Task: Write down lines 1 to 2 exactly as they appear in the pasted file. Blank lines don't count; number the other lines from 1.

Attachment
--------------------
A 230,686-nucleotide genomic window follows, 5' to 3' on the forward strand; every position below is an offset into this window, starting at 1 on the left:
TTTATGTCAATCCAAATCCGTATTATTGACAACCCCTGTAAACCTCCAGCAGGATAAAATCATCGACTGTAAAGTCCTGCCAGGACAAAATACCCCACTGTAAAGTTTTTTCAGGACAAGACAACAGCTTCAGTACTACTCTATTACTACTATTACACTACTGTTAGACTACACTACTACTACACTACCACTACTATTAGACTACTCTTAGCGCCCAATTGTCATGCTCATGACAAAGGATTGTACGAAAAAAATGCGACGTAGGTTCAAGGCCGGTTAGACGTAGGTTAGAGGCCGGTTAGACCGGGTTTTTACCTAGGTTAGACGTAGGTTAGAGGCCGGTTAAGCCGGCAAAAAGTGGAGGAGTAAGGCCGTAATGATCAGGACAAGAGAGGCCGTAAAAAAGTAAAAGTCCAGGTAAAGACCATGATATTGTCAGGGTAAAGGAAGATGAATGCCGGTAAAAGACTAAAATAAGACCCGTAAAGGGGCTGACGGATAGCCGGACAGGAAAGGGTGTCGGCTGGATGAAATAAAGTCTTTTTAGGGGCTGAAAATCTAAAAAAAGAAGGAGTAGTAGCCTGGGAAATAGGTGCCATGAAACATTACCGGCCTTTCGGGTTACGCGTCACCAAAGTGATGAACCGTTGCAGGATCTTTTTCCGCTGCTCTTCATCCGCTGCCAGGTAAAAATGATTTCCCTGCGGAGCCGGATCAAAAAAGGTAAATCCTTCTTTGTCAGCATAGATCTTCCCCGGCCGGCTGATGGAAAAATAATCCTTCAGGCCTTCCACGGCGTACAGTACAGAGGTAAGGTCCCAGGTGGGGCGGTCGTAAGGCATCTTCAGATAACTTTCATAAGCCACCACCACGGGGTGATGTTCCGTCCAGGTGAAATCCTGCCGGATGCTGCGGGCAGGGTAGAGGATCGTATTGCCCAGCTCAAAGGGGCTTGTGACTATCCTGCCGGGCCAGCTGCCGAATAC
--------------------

A 230,686-nucleotide genomic window follows, 5' to 3' on the forward strand; every position below is an offset into this window, starting at 1 on the left:
TTTATGTCAATCCAAATCCGTATTATTGACAACCCCTGTAAACCTCCAGCAGGATAAAATCATCGACTGTAAAGTCCTGCCAGGACAAAATACCCCACTGTAAAGTTTTTTCAGGACAAGACAACAGCTTCAGTACTACTCTATTACTACTATTACACTACTGTTAGACTACACTACTACTACACTACCACTACTATTAGACTACTCTTAGCGCCCAATTGTCATGCTCATGACAAAGGATTGTACGAAAAAAATGCGACGTAGGTTCAAGGCCGGTTAGACGTAGGTTAGAGGCCGGTTAGACCGGGTTTTTACCTAGGTTAGACGTAGGTTAGAGGCCGGTTAAGCCGGCAAAAAGTGGAGGAGTAAGGCCGTAATGATCAGGACAAGAGAGGCCGTAAAAAAGTAAAAGTCCAGGTAAAGACCATGATATTGTCAGGGTAAAGGAAGATGAATGCCGGTAAAAGACTAAAATAAGACCCGTAAAGGGGCTGACGGATAGCCGGACAGGAAAGGGTGTCGGCTGGATGAAATAAAGTCTTTTTAGGGGCTGAAAATCTAAAAAAAGAAGGAGTAGTAGCCTGGGAAATAGGTGCCATGAAACATTACCGGCCTTTCGGGTTACGCGTCACCAAAGTGATGAACCGTTGCAGGATCTTTTTCCGCTGCTCTTCATCCGCTGCCAGGTAAAAATGATTTCCCTGCGGAGCCGGATCAAAAAAGGTAAATCCTTCTTTGTCAGCATAGATCTTCCCCGGCCGGCTGATGGAAAAATAATCCTTCAGGCCTTCCACGGCGTACAGTACAGAGGTAAGGTCCCAGGTGGGGCGGTCGTAAGGCATCTTCAGATAACTTTCATAAGCCACCACCACGGGGTGATGTTCCGTCCAGGTGAAATCCTGCCGGATGCTGCGGGCAGGGTAGAGGATCGTATTGCCCAGCTCAAAGGGGCTTGTGACTATCCTGCCGGGCCAGCTGCCGAATAC